In the following is the code to create a simple server and client where the client can call the functions Subtract from the server:

// gcc myipc_server.c myipcServer.c -o myipc_server

#include <stdio.h>
#include <mach/mach.h>
#include <servers/bootstrap.h>
#include "myipcServer.h"

kern_return_t SERVERPREFSubtract(mach_port_t server_port, uint32_t n1, uint32_t n2)
    printf("Received: %d - %d = %d\n", n1, n2, n1 - n2);
    return KERN_SUCCESS;

int main() {

    mach_port_t port;
    kern_return_t kr;
    // Register the mach service
    kr = bootstrap_check_in(bootstrap_port, "xyz.hacktricks.mig", &port);
    if (kr != KERN_SUCCESS) {
        printf("bootstrap_check_in() failed with code 0x%x\n", kr);
        return 1;
    // myipc_server is the function that handles incoming messages (check previous exlpanation)
    mach_msg_server(myipc_server, sizeof(union __RequestUnion__SERVERPREFmyipc_subsystem), port, MACH_MSG_TIMEOUT_NONE);

Binary Analysis

As many binaries now use MIG to expose mach ports, it's interesting to know how to identify that MIG was used and the functions that MIG executes with each message ID.

jtool2 can parse MIG information from a Mach-O binary indicating the message ID and identifying the function to execute:

jtool2 -d __DATA.__const myipc_server | grep MIG

It was previously mentioned that the function that will take care of calling the correct function depending on the received message ID was myipc_server. However, you usually won't have the symbols of the binary (no functions names), so it's interesting to check how it looks like decompiled as it will always be very similar (the code of this function is independent from the functions exposed):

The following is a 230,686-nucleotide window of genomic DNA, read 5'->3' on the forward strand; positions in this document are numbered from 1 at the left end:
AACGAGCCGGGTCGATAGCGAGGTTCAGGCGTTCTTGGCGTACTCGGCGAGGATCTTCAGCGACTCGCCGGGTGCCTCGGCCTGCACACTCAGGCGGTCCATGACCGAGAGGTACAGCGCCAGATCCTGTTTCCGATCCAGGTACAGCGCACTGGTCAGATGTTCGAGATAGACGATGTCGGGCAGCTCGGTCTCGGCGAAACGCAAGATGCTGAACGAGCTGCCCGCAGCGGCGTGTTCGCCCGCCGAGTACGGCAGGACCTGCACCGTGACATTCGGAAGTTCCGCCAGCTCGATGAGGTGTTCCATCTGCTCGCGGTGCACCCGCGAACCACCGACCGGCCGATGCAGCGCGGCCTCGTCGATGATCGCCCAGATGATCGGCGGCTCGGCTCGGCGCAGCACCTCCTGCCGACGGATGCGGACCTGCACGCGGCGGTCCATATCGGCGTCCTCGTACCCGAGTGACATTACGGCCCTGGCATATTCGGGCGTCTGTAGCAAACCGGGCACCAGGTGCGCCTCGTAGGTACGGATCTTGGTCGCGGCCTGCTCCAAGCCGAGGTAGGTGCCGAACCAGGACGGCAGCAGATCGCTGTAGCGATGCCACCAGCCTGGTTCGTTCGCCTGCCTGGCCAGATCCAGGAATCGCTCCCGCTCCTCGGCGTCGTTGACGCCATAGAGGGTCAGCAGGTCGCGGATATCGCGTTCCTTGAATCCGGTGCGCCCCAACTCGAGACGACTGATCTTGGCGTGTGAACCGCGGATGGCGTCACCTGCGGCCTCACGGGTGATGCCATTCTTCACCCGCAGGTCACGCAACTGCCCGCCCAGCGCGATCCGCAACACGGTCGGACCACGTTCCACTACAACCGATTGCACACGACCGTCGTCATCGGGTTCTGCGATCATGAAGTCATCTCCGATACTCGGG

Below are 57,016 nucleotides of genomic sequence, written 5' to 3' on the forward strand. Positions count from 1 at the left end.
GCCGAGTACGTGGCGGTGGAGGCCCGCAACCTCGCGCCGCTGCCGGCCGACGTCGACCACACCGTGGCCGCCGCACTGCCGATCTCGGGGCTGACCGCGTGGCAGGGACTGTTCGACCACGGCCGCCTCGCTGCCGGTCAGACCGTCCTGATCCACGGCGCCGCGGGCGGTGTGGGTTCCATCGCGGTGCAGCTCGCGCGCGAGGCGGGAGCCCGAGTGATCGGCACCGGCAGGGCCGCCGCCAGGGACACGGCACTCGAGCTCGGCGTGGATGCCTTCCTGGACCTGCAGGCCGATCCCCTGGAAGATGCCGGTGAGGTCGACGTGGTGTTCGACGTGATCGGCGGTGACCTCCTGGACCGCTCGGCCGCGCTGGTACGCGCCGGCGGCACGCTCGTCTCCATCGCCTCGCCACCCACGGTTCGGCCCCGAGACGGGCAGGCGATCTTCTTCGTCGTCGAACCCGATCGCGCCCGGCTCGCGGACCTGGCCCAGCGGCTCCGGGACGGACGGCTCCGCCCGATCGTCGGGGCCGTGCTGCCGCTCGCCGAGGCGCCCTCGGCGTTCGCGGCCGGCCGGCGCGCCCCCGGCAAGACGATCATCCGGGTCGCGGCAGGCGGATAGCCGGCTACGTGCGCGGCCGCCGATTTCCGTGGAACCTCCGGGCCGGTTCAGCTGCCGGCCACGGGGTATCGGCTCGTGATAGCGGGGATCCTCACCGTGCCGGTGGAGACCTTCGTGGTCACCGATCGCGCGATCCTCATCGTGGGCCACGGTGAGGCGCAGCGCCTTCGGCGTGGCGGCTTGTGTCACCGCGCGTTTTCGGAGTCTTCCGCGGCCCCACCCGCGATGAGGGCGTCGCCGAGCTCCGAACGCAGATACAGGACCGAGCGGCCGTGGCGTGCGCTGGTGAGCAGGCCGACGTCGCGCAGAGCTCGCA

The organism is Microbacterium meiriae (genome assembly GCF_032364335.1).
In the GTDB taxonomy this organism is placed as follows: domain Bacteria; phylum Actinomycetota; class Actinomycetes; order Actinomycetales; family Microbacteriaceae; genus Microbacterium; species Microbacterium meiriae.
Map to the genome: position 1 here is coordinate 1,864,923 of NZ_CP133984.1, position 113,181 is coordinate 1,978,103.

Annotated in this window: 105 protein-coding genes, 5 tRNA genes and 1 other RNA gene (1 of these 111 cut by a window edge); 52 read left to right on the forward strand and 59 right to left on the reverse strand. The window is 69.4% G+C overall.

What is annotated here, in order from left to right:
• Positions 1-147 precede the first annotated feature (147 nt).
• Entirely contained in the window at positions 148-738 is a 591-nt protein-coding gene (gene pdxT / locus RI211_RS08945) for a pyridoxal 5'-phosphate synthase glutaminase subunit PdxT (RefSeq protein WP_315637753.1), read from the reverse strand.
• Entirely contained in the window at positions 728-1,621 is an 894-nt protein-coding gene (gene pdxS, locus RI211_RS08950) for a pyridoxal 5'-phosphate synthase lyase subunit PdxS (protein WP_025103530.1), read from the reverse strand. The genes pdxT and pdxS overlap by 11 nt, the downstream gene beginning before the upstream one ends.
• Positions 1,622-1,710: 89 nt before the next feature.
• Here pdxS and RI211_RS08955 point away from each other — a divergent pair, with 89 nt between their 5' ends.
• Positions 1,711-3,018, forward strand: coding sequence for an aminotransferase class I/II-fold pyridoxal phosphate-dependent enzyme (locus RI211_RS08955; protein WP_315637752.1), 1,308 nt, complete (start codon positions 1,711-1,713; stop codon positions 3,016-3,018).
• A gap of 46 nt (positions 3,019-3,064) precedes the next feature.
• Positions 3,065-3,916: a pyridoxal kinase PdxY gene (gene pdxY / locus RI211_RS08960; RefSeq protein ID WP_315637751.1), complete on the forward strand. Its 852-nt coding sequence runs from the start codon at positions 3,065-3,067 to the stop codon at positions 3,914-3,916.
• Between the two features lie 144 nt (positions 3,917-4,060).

int _myipc_server(int arg0, int arg1) {
    var_10 = arg0;
    var_18 = arg1;
    // Initial instructions to find the proper function ponters
    *(int32_t *)var_18 = *(int32_t *)var_10 & 0x1f;
    *(int32_t *)(var_18 + 0x8) = *(int32_t *)(var_10 + 0x8);
    *(int32_t *)(var_18 + 0x4) = 0x24;
    *(int32_t *)(var_18 + 0xc) = 0x0;
    *(int32_t *)(var_18 + 0x14) = *(int32_t *)(var_10 + 0x14) + 0x64;
    *(int32_t *)(var_18 + 0x10) = 0x0;
    if (*(int32_t *)(var_10 + 0x14) <= 0x1f4 && *(int32_t *)(var_10 + 0x14) >= 0x1f4) {
            rax = *(int32_t *)(var_10 + 0x14);
            // Call to sign_extend_64 that can help to identifyf this function
            // This stores in rax the pointer to the call that needs to be called
            // Check the used of the address 0x100004040 (functions addresses array)
            // 0x1f4 = 500 (the strating ID)
            rax = *(sign_extend_64(rax - 0x1f4) * 0x28 + 0x100004040);
            var_20 = rax;
            // If - else, the if returns false, while the else call the correct function and returns true
            if (rax == 0x0) {
                    *(var_18 + 0x18) = **_NDR_record;
                    *(int32_t *)(var_18 + 0x20) = 0xfffffffffffffed1;
                    var_4 = 0x0;
            else {
                    // Calculated address that calls the proper function with 2 arguments
                    (var_20)(var_10, var_18);
                    var_4 = 0x1;
    else {
            *(var_18 + 0x18) = **_NDR_record;
            *(int32_t *)(var_18 + 0x20) = 0xfffffffffffffed1;
            var_4 = 0x0;
    rax = var_4;
    return rax;

Actually if you go to the function 0x100004000 you will find the array of routine_descriptor structs. The first element of the struct is the address where the function is implemented, and the struct takes 0x28 bytes, so each 0x28 bytes (starting from byte 0) you can get 8 bytes and that will be the address of the function that will be called:

This data can be extracted using this Hopper script.